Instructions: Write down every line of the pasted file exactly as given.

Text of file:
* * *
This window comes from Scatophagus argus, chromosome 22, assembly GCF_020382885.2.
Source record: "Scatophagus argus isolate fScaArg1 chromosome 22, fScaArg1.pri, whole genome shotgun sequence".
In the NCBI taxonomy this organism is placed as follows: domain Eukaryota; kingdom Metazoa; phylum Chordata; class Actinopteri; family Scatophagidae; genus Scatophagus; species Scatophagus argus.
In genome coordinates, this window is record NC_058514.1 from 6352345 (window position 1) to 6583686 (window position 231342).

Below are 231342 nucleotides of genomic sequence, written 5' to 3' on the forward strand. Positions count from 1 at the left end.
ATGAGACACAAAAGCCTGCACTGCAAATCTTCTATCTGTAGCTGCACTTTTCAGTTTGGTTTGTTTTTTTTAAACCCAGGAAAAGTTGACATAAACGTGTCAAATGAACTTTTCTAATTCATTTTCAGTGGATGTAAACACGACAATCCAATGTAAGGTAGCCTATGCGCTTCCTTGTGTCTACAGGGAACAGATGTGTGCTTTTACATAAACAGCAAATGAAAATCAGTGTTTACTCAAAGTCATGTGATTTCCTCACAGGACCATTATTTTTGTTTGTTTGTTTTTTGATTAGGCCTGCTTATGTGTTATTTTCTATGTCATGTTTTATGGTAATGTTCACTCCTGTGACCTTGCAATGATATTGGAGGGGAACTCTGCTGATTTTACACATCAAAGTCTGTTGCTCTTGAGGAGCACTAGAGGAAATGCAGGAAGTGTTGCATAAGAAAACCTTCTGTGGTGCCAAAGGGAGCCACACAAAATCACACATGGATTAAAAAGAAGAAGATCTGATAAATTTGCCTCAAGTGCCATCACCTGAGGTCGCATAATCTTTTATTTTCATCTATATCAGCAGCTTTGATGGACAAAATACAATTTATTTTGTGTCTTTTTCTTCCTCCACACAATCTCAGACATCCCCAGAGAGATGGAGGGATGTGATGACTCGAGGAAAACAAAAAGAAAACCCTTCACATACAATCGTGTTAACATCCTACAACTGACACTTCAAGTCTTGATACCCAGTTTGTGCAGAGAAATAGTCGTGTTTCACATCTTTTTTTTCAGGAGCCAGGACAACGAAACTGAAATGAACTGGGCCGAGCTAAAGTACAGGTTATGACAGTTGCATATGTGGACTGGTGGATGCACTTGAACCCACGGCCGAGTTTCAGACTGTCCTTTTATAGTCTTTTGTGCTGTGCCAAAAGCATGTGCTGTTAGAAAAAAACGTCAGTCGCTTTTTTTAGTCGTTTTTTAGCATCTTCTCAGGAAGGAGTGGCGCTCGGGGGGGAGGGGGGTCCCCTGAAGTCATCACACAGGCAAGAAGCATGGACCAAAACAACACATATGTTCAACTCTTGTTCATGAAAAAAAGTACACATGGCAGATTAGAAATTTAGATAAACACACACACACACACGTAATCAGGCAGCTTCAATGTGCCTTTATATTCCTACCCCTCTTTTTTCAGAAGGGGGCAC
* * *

This window comes from Scatophagus argus, chromosome 22, assembly GCF_020382885.2.
Source record: "Scatophagus argus isolate fScaArg1 chromosome 22, fScaArg1.pri, whole genome shotgun sequence".
In the NCBI taxonomy this organism is placed as follows: domain Eukaryota; kingdom Metazoa; phylum Chordata; class Actinopteri; family Scatophagidae; genus Scatophagus; species Scatophagus argus.
In genome coordinates, this window is record NC_058514.1 from 6352345 (window position 1) to 6583686 (window position 231342).

Below are 231342 nucleotides of genomic sequence, written 5' to 3' on the forward strand. Positions count from 1 at the left end.
ATGAGACACAAAAGCCTGCACTGCAAATCTTCTATCTGTAGCTGCACTTTTCAGTTTGGTTTGTTTTTTTTAAACCCAGGAAAAGTTGACATAAACGTGTCAAATGAACTTTTCTAATTCATTTTCAGTGGATGTAAACACGACAATCCAATGTAAGGTAGCCTATGCGCTTCCTTGTGTCTACAGGGAACAGATGTGTGCTTTTACATAAACAGCAAATGAAAATCAGTGTTTACTCAAAGTCATGTGATTTCCTCACAGGACCATTATTTTTGTTTGTTTGTTTTTTGATTAGGCCTGCTTATGTGTTATTTTCTATGTCATGTTTTATGGTAATGTTCACTCCTGTGACCTTGCAATGATATTGGAGGGGAACTCTGCTGATTTTACACATCAAAGTCTGTTGCTCTTGAGGAGCACTAGAGGAAATGCAGGAAGTGTTGCATAAGAAAACCTTCTGTGGTGCCAAAGGGAGCCACACAAAATCACACATGGATTAAAAAGAAGAAGATCTGATAAATTTGCCTCAAGTGCCATCACCTGAGGTCGCATAATCTTTTATTTTCATCTATATCAGCAGCTTTGATGGACAAAATACAATTTATTTTGTGTCTTTTTCTTCCTCCACACAATCTCAGACATCCCCAGAGAGATGGAGGGATGTGATGACTCGAGGAAAACAAAAAGAAAACCCTTCACATACAATCGTGTTAACATCCTACAACTGACACTTCAAGTCTTGATACCCAGTTTGTGCAGAGAAATAGTCGTGTTTCACATCTTTTTTTTCAGGAGCCAGGACAACGAAACTGAAATGAACTGGGCCGAGCTAAAGTACAGGTTATGACAGTTGCATATGTGGACTGGTGGATGCACTTGAACCCACGGCCGAGTTTCAGACTGTCCTTTTATAGTCTTTTGTGCTGTGCCAAAAGCATGTGCTGTTAGAAAAAAACGTCAGTCGCTTTTTTTAGTCGTTTTTTAGCATCTTCTCAGGAAGGAGTGGCGCTCGGGGGGGAGGGGGGTCCCCTGAAGTCATCACACAGGCAAGAAGCATGGACCAAAACAACACATATGTTCAACTCTTGTTCATGAAAAAAAGTACACATGGCAGATTAGAAATTTAGATAAACACACACACACACACGTAATCAGGCAGCTTCAATGTGCCTTTATATTCCTACCCCTCTTTTTTCAGAAGGGGGCAC